14

My wish list: John Geddes on pundits, politicians and policy

Why Senate reform efforts should die an early death along with all the hand-wringing about productivity


 

Macleans.ca has asked its leading bloggers, pundits and critics to weigh in with what they’d like to see in 2012—in politics, television, film, books, wherever. The wish lists will run throughout the month of December and will be archived at macleans.ca/wishlist.

(1) When pundits, lobbyists, economists, former bureaucrats and retired politicians—along with sundry other commentators— decide to pronounce on the state of Canadian health care, I wish they would stop just saying it’s getting more expensive. We know the population is aging and demands on the system are increasing. No point repeating it over and over, unless you’re also offering concrete suggestions for reform.

(2) When cabinet ministers puff out their chests and declare that they are taking responsibility for dubious goings-on—blatant pork-barrel spending in their ridings, say, or failure by their departments to keep Parliament properly informed of costs—I wish they would actually take responsibility. Just speaking the words doesn’t make it so. They must say which bureaucrats or political staffers have been fired or demoted, or offer the prime minister their own resignations.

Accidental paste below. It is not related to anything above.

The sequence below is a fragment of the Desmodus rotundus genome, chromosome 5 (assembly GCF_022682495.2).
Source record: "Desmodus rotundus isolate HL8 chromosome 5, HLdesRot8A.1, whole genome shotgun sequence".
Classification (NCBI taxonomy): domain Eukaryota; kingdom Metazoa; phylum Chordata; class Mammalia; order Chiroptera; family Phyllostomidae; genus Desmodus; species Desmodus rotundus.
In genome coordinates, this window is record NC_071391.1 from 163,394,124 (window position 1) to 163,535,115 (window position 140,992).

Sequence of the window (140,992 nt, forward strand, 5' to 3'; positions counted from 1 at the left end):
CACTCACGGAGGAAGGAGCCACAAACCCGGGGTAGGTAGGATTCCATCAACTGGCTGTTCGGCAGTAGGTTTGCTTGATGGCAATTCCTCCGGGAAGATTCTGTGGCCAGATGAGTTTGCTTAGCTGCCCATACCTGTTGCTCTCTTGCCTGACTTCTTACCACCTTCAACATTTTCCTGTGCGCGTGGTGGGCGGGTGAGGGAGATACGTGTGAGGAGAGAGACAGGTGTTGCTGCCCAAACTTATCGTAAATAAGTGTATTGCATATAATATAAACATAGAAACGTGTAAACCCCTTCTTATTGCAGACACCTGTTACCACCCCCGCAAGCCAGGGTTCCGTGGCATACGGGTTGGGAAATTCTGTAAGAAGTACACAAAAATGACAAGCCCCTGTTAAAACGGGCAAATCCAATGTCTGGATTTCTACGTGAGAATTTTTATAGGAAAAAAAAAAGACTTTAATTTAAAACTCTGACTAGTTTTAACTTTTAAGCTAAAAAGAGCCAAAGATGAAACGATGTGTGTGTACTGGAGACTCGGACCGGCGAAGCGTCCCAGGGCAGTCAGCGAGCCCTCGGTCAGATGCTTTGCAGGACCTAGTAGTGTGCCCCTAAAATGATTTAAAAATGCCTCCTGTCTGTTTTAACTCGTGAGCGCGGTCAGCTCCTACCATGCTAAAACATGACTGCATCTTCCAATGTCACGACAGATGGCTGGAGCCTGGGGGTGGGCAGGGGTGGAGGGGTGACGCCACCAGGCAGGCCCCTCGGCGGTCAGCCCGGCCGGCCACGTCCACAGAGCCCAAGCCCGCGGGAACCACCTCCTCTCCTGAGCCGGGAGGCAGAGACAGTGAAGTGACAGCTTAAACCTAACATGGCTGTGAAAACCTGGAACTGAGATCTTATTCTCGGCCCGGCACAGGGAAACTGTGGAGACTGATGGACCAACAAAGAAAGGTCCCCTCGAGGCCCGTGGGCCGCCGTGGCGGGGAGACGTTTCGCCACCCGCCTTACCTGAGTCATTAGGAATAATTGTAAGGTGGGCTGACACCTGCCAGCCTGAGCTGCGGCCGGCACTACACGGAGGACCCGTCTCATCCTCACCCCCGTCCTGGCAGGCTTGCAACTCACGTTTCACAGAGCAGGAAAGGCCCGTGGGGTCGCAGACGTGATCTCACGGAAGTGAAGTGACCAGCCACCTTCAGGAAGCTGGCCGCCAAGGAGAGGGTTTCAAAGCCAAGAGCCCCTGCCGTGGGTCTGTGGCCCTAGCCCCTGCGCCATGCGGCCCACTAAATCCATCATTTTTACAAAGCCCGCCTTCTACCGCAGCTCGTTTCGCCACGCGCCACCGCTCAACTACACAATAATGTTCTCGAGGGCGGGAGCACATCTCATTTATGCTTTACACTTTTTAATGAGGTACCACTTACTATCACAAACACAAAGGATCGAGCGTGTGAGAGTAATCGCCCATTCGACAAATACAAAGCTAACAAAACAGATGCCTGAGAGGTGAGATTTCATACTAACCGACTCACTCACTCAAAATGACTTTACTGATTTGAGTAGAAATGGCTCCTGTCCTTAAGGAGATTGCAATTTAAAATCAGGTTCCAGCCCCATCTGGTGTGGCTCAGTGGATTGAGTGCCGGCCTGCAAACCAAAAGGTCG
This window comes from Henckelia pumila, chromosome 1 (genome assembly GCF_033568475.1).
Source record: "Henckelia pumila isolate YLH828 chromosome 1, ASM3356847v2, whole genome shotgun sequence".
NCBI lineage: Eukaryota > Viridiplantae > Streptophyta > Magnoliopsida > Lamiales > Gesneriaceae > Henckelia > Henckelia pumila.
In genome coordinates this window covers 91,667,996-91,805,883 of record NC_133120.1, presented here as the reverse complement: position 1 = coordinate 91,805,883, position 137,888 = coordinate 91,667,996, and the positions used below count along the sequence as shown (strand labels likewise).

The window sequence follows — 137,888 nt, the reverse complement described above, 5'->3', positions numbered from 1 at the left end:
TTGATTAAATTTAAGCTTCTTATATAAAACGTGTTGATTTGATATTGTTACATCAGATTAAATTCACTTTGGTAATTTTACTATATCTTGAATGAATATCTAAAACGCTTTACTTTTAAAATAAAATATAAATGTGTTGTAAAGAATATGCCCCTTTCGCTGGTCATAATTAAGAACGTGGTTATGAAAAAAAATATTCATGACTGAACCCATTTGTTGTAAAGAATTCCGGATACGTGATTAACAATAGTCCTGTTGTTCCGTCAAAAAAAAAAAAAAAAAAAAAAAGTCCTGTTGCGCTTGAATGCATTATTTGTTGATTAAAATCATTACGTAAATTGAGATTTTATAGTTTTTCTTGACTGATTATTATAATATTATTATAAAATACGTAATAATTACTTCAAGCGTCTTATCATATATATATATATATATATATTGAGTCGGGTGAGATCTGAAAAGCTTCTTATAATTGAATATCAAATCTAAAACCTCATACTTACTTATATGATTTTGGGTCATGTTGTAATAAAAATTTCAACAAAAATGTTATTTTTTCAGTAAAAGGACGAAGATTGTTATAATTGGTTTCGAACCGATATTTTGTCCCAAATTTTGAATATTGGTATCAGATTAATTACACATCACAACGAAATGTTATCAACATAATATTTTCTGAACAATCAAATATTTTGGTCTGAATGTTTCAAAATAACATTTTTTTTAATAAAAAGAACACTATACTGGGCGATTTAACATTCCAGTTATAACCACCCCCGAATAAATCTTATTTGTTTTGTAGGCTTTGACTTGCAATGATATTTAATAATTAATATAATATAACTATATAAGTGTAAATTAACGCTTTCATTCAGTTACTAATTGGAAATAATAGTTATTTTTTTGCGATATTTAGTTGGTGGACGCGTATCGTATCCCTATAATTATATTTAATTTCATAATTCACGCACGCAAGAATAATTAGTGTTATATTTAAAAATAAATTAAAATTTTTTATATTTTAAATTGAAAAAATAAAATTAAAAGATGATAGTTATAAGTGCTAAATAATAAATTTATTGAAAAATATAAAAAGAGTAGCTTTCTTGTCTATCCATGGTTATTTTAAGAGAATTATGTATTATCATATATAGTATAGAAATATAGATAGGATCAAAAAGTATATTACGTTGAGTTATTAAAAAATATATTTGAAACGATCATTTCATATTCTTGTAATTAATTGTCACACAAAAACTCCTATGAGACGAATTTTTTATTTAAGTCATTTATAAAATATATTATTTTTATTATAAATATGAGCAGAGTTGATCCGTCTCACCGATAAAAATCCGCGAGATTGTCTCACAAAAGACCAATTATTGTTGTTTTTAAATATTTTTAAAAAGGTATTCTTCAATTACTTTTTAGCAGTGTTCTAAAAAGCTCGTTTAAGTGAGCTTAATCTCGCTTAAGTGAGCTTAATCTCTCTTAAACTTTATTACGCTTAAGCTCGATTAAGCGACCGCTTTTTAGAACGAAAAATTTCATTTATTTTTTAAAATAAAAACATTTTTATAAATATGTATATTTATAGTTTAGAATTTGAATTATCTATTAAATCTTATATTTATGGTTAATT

(3) I wish work on reforming the Senate would be abandoned and work on abolishing it taken up with gusto.

(4) When pundits, lobbyists, economists, former bureaucrats and retired politicians—along with sundry other commentators—decide to pronounce on Canadian productivity and innovation, I wish they would stop just saying they aren’t good enough. We know productivity lags and corporate R & D spending is too low. No point repeating it over and over, unless you’re also offering concrete suggestions for reform.

(5) As the long, complex task of renovating and restoring the historic and beautiful buildings on and around Parliament Hill continues, I wish the prime minister would swallow his pride and revive the project to convert the former U.S. embassy—that handsome, needlessly empty Beaux Arts building directly across from the Peace Tower—into a national portrait gallery.